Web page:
Dinosaurs and the Science of Discovery

February 16, 2019



Giant Dinosaurs lived a long time ago

When the Earth was very warm

And there wasn’t any snow.
Giant Dinosaurs with giant sized roars
Lived millions of years ago




If you have been inside the Barn lately, you might think the dinosaurs are alive and kicking right now.
Dinosaurs have made their appearance in the water table, under the climber and in the back room. The
children have been busy singing dinosaur songs like the one above and a school favorite “My Name is
Stegosaurus” We have been reading dinosaur books, making dinosaur bread and excavating dinosaur
bones in the sand table.

If you ask a small child how we know about dinosaurs they might respond with “By reading Books.” To
help them understand that the knowledge in books came from fossilized evidence we had the children
create their own “fossils” by pressing plants and toy dinosaurs into wet potters clay which then
hardened into beautiful works of art (although we discovered to be officially a fossil we would have to
wait 10,000 years). The children then also made their own “bones” using papier mache and were able to
think about what kind of dinosaur they would like their bone to have come from. Later they explored
principals of measurement using their own bone as a unit of distance measurement.

One of the greatest gifts we can give our children is to encourage them to be divergent open ended
thinkers; to question and consider all possibilities. Great strides in science come not from knowing and
reciting facts, but from questioning and exploring different possibilities. The content of scientific
knowledge is constantly evolving as we as humans evolve our processes of accumulating and
interpreting data. On a recent visit to the Yale Peabody Museum of Natural History I approached the
woman working in the gift shop for advice on updating our library of books about dinosaurs. The gift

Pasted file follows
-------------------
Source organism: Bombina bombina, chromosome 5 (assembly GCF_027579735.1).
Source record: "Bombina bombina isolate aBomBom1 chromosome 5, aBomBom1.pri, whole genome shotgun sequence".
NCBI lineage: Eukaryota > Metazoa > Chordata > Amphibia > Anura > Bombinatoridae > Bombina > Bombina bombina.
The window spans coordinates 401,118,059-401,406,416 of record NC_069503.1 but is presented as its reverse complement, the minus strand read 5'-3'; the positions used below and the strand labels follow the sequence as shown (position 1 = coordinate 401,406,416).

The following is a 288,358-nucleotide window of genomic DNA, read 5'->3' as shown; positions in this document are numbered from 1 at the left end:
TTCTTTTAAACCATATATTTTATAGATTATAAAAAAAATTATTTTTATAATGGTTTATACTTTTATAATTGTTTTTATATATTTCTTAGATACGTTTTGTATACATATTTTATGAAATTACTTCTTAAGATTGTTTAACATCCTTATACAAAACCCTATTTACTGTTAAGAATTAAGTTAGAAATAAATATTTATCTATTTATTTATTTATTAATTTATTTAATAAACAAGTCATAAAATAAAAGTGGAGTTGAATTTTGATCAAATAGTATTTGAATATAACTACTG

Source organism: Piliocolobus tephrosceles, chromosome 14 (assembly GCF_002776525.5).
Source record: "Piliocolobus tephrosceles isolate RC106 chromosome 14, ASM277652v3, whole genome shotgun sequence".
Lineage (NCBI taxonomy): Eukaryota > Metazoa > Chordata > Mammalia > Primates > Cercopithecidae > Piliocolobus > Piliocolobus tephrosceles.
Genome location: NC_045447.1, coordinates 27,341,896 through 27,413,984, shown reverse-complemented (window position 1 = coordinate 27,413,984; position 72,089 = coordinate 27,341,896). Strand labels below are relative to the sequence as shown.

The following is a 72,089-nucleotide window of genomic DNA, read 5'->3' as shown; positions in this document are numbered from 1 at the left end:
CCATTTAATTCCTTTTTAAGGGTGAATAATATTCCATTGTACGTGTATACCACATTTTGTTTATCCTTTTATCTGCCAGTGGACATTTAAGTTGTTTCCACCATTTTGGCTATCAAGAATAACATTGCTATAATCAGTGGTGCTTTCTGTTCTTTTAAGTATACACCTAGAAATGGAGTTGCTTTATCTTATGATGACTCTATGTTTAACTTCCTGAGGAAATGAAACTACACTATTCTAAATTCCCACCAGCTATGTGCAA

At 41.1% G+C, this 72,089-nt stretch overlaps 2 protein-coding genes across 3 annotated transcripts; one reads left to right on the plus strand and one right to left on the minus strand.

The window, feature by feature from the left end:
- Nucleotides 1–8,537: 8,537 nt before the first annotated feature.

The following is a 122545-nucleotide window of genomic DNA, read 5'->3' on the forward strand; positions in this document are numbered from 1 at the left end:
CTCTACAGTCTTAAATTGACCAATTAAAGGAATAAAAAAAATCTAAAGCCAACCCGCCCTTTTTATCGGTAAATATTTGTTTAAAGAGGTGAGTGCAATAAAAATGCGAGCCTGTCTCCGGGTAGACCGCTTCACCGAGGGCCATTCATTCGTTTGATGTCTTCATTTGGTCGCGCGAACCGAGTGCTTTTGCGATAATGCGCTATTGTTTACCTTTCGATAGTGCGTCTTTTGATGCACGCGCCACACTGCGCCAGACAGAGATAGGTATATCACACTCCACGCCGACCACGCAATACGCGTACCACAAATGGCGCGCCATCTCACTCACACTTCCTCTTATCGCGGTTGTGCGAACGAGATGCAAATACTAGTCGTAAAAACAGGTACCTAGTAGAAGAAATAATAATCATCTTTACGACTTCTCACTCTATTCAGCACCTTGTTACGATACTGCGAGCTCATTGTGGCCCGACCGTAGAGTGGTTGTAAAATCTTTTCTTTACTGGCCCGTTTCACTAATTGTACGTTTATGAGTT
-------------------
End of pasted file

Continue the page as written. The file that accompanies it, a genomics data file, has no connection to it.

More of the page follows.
store was empty and she enthusiastically took me around the store offering suggestions and sharing her
great wealth of knowledge and enthusiasm on the subject. When I mentioned that I knew that many of
our books still referenced the Brontosaurus which I had learned in the 1990’s was no longer considered
a legitimate dinosaur (like Pluto), she smiled at me and said, “Oh, but it is again.” She then took me into
the museum to show me the original Brontosaurus skeleton which had been in question. It was right
there in the next room! and in 2015 it had been shown that the Brontosaurus was in fact its own
dinosaur. It had the wrong head on it, and had been confused with an Apatosaurus, but is now officially
recognized by the scientific community and is “back on the books.” She then pointed out the famous
mural on the wall, Rudloph Zallinger’s “The Age of Reptiles” which had been completed in 1947
It is a wonderful piece of art based on the scientific knowledge of the time. While many of the details
are no longer considered scientifically accurate, she pointed out the opportunity for using it to t help
teach about the evolution of our understanding of these magnificent animals which is based merely on
the evidence they have left of their existence.
The museum will be undergoing a major renovation soon that will involve redesigning the great hall in
order to position the tail of the aforementioned brontosaurus to be held up in the air- a fact that was

discovered through the absence, not the presence, of fossils (there were no tail marks to be found
among dinosaur footprints) and our growing understanding of anatomy and physiology.

I left the Museum armed with books, a poster of the mural a feathered Therizinosaurus figure and an
overwhelming amount of enthusiasm to share with the children, teachers and families at school. 



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